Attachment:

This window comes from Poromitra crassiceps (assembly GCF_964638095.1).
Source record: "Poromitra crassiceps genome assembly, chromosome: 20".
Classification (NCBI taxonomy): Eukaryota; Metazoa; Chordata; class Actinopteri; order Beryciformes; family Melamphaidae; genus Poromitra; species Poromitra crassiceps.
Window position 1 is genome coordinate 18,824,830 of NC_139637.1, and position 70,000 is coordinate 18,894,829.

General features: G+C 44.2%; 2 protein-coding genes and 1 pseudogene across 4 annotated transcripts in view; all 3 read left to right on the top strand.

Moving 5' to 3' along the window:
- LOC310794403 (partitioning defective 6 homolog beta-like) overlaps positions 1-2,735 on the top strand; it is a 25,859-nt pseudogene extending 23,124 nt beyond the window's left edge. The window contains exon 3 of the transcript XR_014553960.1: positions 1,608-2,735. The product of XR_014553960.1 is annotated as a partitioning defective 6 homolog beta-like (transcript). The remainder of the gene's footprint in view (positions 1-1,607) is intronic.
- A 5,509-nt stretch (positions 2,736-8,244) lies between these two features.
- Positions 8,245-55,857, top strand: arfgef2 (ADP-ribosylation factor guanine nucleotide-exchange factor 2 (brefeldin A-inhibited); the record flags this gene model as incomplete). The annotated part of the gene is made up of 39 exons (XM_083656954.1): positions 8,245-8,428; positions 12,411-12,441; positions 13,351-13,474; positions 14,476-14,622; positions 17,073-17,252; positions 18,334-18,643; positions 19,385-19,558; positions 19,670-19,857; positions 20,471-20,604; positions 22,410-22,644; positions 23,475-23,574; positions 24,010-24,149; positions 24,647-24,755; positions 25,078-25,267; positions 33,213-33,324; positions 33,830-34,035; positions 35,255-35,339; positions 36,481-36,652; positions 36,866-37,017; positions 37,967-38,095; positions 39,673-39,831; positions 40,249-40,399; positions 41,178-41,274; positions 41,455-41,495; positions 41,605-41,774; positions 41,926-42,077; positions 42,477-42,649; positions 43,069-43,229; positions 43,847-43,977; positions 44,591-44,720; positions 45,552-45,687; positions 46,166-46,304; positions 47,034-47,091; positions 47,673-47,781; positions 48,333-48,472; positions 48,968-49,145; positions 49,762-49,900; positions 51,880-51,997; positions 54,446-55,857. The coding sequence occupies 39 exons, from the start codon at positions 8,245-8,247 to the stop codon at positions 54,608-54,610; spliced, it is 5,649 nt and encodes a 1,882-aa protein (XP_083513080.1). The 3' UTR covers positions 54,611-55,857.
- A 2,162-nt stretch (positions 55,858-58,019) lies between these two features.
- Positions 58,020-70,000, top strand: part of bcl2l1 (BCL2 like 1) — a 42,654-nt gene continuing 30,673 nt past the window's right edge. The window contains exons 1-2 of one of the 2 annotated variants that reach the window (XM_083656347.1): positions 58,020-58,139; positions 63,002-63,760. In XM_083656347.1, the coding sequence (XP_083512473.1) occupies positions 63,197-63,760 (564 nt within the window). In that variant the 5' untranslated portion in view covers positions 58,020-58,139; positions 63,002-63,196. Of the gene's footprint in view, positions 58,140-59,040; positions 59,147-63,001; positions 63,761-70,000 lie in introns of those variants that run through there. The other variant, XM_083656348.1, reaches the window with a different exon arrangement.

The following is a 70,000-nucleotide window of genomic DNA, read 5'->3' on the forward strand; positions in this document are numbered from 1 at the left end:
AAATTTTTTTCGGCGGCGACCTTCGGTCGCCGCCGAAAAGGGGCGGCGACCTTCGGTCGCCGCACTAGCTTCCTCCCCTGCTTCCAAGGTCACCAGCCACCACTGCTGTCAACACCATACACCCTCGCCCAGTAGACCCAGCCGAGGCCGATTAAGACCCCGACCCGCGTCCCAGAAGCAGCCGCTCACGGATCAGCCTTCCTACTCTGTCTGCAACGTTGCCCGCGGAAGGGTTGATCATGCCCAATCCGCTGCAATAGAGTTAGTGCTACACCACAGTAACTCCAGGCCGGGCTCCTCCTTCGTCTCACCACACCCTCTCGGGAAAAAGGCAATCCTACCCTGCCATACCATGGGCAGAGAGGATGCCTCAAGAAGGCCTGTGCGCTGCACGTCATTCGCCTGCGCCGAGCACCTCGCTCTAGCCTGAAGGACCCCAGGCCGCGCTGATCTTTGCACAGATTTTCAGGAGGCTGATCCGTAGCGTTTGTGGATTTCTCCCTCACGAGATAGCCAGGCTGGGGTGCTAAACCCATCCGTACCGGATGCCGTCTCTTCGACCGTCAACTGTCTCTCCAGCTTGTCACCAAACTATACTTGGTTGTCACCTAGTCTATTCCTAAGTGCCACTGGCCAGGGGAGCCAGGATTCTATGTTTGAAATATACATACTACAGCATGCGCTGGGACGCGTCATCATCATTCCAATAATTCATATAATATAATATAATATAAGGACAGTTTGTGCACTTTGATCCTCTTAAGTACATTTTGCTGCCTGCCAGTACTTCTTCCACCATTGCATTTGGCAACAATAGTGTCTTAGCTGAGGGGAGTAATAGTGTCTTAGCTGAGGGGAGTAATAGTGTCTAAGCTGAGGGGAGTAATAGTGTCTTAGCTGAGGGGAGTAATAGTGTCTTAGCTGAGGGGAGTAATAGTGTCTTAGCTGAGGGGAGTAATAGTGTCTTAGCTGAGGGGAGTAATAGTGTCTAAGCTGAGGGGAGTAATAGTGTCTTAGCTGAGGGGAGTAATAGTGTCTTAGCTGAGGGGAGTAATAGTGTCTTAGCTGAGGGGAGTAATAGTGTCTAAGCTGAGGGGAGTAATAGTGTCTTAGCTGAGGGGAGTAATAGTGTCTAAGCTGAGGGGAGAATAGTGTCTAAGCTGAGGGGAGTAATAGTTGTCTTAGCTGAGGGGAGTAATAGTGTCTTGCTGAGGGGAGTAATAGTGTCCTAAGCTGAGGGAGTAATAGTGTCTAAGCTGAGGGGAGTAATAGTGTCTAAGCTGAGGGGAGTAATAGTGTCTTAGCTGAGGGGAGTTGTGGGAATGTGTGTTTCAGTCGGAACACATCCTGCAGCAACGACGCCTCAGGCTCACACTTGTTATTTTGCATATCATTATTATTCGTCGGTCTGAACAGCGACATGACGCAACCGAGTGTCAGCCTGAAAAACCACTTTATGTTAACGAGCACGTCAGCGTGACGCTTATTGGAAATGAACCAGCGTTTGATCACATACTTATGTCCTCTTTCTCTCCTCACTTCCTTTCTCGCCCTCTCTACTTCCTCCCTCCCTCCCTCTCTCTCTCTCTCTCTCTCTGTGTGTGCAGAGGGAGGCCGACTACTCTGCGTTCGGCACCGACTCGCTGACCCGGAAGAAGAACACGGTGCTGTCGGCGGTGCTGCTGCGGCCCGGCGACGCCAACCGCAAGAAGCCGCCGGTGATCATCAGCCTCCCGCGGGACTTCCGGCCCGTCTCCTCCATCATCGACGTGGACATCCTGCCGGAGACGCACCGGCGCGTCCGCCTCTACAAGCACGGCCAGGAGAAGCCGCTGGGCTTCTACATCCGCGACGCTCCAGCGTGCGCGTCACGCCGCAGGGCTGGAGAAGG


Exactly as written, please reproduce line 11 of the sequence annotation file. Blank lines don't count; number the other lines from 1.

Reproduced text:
- Positions 58,020-70,000, top strand: part of bcl2l1 (BCL2 like 1) — a 42,654-nt gene continuing 30,673 nt past the window's right edge. The window contains exons 1-2 of one of the 2 annotated variants that reach the window (XM_083656347.1): positions 58,020-58,139; positions 63,002-63,760. In XM_083656347.1, the coding sequence (XP_083512473.1) occupies positions 63,197-63,760 (564 nt within the window). In that variant the 5' untranslated portion in view covers positions 58,020-58,139; positions 63,002-63,196. Of the gene's footprint in view, positions 58,140-59,040; positions 59,147-63,001; positions 63,761-70,000 lie in introns of those variants that run through there. The other variant, XM_083656348.1, reaches the window with a different exon arrangement.